WOOD DESTROYING INSECTS
Weather you are purchasing, selling or renovating your home a thorough Wood Destroying Insect Inspection is an important step.
Ackerman Inspections is fully licensed to offer inspections throughout NJ to detect the presence of these unwanted pests. Wood Destroying Insect inspections can be a part of a full Home Inspection or completed on its own. Contact us today to book your WDI inspection.
Below is a list of some of the most common WDI’s in our area.
Termites are winged insects that live on the cellulose in wood, and they create a series of tunnels in the wood as they chew through it. On the surface, the wood looks perfectly fine, but it crumbles if prodded with a screwdriver or other tool. Subterranean and drywood termites are two of the most common types. Subterranean termites build a nest underground and need moisture to survive. They infest wood closest to the soil, often in damp basements, and are frequently found in foundation joists and structural lumber. As their name implies, drywood termites eat dry wood found in structural lumber, fence posts and dead tree limbs. They don’t nest underground and enter your home above ground.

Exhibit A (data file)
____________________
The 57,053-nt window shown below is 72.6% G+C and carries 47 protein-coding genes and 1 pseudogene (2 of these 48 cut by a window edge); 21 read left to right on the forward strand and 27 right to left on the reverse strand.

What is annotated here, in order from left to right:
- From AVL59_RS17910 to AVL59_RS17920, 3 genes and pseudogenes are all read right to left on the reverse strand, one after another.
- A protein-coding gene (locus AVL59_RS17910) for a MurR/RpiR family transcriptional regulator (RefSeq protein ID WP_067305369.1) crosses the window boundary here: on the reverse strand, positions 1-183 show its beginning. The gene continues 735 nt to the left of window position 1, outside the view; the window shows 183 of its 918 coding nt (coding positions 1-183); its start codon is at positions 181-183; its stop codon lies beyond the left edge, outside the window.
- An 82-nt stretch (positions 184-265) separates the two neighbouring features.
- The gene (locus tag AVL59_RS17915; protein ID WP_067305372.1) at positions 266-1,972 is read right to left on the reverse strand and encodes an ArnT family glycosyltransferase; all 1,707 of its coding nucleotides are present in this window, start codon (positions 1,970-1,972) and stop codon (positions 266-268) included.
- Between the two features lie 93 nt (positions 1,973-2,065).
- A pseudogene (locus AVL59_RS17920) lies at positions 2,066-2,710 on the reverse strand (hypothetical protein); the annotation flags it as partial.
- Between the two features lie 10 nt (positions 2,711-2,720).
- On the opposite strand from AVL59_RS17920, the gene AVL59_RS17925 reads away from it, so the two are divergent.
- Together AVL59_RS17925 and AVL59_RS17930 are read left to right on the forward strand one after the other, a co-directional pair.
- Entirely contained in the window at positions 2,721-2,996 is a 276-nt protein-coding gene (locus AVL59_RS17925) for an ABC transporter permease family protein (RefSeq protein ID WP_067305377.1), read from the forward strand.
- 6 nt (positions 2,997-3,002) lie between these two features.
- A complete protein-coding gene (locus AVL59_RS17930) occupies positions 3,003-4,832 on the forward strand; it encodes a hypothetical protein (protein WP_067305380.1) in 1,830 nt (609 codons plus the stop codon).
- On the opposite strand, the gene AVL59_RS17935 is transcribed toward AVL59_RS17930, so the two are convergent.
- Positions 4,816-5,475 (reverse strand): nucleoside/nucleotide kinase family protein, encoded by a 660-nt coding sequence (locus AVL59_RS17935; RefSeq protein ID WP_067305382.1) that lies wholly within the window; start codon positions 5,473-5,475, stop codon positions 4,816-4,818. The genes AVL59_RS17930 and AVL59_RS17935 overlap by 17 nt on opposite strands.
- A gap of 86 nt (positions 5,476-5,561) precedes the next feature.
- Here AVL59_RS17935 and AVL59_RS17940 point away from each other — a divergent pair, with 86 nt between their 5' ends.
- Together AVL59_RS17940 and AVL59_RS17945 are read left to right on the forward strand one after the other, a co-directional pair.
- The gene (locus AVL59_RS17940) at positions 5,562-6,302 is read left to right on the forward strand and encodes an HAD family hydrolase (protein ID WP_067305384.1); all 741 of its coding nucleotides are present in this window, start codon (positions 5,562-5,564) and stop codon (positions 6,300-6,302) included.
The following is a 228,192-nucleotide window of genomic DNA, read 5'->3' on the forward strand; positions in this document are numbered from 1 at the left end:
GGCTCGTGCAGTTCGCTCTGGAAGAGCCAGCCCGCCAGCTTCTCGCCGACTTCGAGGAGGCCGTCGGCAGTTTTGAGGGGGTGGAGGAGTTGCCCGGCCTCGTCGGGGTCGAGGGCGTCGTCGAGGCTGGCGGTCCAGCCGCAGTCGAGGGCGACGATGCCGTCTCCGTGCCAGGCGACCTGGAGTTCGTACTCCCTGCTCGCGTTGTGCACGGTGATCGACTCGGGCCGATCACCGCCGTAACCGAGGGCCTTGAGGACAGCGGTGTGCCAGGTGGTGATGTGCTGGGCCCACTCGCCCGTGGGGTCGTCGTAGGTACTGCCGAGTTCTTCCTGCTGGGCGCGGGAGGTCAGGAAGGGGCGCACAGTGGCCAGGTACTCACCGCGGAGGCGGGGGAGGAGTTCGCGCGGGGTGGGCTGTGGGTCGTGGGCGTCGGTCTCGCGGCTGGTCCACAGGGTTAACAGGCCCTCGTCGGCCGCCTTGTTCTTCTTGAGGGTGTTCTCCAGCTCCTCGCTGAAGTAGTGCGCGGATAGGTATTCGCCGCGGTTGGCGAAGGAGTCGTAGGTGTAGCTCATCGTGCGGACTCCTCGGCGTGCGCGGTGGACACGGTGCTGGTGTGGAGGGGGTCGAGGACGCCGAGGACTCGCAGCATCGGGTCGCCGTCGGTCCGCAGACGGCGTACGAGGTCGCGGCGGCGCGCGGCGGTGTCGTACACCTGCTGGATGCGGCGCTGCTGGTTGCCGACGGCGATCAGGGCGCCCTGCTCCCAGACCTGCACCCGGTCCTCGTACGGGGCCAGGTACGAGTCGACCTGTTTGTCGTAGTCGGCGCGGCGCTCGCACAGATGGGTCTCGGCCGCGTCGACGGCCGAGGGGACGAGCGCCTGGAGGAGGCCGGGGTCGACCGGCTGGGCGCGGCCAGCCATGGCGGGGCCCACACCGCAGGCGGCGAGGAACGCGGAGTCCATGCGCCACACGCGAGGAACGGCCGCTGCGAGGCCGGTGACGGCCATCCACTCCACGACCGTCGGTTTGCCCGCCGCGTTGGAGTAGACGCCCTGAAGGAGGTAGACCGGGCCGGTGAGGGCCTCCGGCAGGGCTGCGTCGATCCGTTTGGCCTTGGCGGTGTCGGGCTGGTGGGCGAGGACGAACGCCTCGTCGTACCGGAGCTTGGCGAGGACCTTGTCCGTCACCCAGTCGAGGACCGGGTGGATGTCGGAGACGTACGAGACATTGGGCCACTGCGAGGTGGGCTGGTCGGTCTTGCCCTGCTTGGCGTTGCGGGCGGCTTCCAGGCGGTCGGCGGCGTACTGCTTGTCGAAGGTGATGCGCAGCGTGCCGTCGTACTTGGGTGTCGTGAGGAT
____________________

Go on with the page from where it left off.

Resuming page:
Carpenter ants don’t eat wood, but they burrow into it in order to build nests. These large ants come in a variety of colors depending on species, including red, black, yellow and brown. Some carpenter ants have wings, just like termites. While termites have wings of equal length, the carpenter ant’s front wings are longer than the back wings. Rotting wood gives carpenter ants the perfect entry point into your home. You’ll often find them in basements or around rotting wood near window sills or leaky pipes. Piles of wood shavings can indicate that you have a carpenter ant infestation.
Powderpost beetles are small brown beetles with elongated bodies and small heads. They range in size from 1/8 to 3/4 inches in length, depending on the species. Powderpost beetles lay their eggs on top of wood or just below the surface of the wood. When the eggs hatch, the larvae feeds on the wood, chewing a tunnel to the surface over the course of one to five years. The beetles eat both hard and softwoods. The type of wood eaten depends on the species, and damage is often found in floors, planks, paneling, door frames, furniture and molding.
Wood borers are a group of insects that eat trees, acorns and nuts. These insects create holes in wood when they exit as larvae, but don’t structurally damage the wood. Common types of wood boring insects include metallic wood borers, wood wasps, bark beetles and long-horned beetles. Appearance varies depending on the species. Some, like the 1/8-inch-long bark beetle, are tiny, while others, like the 2-inch-long long-horned beetle, are quite large. Wood borers are often found in firewood, log homes or structural wood. The University of Minnesota Extension Service notes that lumber or firewood taken from dead, dying or diseased trees is more likely to contain wood-boring insects than wood from healthy trees.